The ability to put words to feelings isn’t a simple matter. Even to recognize what you are feeling can be difficult. Many of us are unable to do this easily. I remember the first time when I was able to tell a friend how I felt in a tough situation and she related a corresponding juncture in her own life. At age 16, it was a moment of discovery for both of us, an excited recognition that it was possible to be accompanied and deeply understood. Hearing another person say I know what you mean is one of the most important kinds of solace in human life.
Developing the capacity to look inward comes from being cared about and beheld. A mother who sees and verbalizes her child’s distress – “Oh, you’re really upset that your big sister took away that toy you were playing with” – grants the child attention and words for feelings all in one moment of compassionate focus called attunement. This contrasts greatly with a stressed mother who hears a child cry and tells her to shut up.
I have several friends who were raised by mothers incapable of recognizing their children’s feelings. When they became mothers themselves, they were determined not to repeat the past. To do so, they had to reckon with the legacy of having grown up in a chaotic, non-attuned home environment – their reactivity to stress, their tendency not to seek help from anyone, and most of all their numbness toward their own inner emotional state.
There are gradations in this inquiry, rather than all-or-nothing narratives. Some children in these households are lucky enough to encounter pre-school and kindergarten teachers who manage to provide this kind of focus, despite their having many children to attend to at once. Others accrue the right kind of attention from coaches, friends’ parents, grandparents, and other key adults who become beacons of what it is to be seen, heard, cared about, and given words to attach to emotions. Home may still be dismal, but outside these children grow towards the light of the attuned figures in their lives.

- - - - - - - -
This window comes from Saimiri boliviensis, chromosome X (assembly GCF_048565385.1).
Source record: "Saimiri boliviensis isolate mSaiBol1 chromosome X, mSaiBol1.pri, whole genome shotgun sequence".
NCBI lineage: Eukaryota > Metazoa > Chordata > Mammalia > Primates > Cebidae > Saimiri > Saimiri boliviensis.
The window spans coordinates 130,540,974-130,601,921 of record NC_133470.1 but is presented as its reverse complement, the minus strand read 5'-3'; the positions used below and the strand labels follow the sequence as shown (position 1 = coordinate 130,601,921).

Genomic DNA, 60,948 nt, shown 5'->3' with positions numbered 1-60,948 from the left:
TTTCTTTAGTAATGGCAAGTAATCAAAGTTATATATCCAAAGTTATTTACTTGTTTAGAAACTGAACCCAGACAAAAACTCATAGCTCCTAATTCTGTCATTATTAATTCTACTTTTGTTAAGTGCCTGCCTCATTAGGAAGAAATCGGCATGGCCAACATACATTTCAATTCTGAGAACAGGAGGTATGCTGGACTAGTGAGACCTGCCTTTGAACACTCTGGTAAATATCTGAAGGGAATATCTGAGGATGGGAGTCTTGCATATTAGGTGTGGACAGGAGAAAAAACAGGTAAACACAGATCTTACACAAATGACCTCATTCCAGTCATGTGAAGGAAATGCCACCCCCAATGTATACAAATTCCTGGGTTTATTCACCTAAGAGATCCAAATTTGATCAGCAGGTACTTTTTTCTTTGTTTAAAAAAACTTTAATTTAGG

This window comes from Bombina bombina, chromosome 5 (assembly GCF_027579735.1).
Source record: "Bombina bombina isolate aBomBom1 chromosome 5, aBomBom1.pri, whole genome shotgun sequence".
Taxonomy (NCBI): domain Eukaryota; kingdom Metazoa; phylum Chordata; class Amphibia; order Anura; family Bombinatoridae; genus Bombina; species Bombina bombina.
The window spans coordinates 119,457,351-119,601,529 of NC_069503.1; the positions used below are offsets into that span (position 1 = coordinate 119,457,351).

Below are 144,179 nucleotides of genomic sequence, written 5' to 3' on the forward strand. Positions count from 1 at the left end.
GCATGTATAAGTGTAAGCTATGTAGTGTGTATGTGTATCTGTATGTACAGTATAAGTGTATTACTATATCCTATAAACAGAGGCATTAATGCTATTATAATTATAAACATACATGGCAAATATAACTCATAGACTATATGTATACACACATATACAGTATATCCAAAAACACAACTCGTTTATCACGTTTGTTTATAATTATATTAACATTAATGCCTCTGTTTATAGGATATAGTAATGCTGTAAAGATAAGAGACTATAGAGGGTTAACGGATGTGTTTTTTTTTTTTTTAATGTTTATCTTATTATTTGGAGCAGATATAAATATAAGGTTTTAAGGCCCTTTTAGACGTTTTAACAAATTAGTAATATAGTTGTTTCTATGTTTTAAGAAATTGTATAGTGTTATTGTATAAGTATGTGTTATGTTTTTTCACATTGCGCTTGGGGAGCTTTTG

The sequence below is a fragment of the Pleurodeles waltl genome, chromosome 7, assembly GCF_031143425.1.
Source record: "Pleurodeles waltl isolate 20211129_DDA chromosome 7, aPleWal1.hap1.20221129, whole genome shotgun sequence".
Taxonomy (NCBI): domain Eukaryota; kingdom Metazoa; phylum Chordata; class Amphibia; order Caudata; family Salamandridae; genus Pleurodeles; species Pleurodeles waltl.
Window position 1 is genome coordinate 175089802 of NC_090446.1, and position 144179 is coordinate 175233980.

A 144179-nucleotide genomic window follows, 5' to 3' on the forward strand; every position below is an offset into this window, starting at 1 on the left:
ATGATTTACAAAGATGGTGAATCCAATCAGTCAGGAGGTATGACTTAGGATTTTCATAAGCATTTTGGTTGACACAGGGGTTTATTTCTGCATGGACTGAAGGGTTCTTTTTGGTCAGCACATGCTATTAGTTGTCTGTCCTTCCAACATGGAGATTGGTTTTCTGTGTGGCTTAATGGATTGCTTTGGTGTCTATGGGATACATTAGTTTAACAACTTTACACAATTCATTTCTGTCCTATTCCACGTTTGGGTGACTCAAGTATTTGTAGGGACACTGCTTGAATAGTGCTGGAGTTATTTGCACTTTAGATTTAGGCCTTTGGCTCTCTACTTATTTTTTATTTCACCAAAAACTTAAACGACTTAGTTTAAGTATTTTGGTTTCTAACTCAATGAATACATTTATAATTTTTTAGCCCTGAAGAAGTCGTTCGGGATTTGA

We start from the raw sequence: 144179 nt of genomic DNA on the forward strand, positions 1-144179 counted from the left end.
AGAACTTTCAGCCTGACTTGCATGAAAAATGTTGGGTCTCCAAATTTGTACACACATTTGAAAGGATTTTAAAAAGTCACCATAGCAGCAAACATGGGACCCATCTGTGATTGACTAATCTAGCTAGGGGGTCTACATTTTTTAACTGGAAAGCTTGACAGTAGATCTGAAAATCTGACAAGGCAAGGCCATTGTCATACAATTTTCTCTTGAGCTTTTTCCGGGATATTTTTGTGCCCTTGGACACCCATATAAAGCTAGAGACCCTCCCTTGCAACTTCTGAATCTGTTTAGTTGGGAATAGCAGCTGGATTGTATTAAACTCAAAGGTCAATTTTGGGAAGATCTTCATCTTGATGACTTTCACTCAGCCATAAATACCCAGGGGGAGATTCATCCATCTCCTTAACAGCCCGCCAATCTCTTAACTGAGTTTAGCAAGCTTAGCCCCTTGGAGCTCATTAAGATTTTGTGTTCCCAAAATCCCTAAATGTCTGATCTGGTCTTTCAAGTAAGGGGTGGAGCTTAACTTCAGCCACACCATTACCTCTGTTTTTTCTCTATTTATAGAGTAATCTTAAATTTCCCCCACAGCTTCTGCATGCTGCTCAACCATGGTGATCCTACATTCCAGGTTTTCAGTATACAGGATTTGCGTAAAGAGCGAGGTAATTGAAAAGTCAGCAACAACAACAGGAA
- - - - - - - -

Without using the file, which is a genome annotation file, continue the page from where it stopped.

Those who do not receive corrective attention often resort to yelling and stomping, pushing and punching in the absence of words for feelings. Then the burden of being labeled a problem kid makes everything harder. Others fall silent in the absence of anyone to draw them out, sometimes becoming overly pleasing and self-negating in the effort to overcome their predicament. Both strategies can lead to the great loneliness of the walled-off inner self.
As childhood verges on adolescence, when our first deep friendships might be made, the benefits that accrue from having experienced attunement become even more valuable and the lack thereof becomes more painful. To be able to describe your inner experience allows you to compare perceptions and feelings with another person. To be unable to do so leaves you in a position of mounting isolation.
Friendships in adolescence and early adulthood often become templates for forming an enduring relationship with an intimate partner, the next level of being known. In this context, those who have not managed to practice attunement with a friend may have great difficulty doing so with a partner. Emotions run higher at this level of intimacy. Without the capacity to say I feel this when you do that, a person may only be able to yell and stomp, push and punch, thus earning the label “abusive.” Others may come to believe that they have to remain single due to their speechlessness that frustrates those who try to get close to them.
Fortunately, the capacity to look inward and name feelings can be learned at any point in the lifespan, so long as the person in need of this skill isn’t stuck in a pattern of blunting their feelings with substances or distractions. Allowing difficult feelings to rise up in yourself enough to be felt, recognized, and communicated is the basis for being able to offer attunement to others. This capacity grows with use and with the delighted relief of experiencing its rewards.
Having compassion for someone else’s suffering helps us see our own more readily; thus, we may gain a faster fluency in the language of feelings through interest in the emotions of others. This reflexive process often leads to regret, the wish to have been doing this all along for a partner or friend, son or daughter; yet even belated attunement is often treasured despite having been long-awaited.
Pain and the remnants of trauma pass from one generation to another if we don’t dedicate ourselves to paying attention inwardly. We can always choose to work harder to stay alert to the emotional reality of what’s going on beneath the surface of ourselves and others, thus striving for one of the crowning capacities of living well.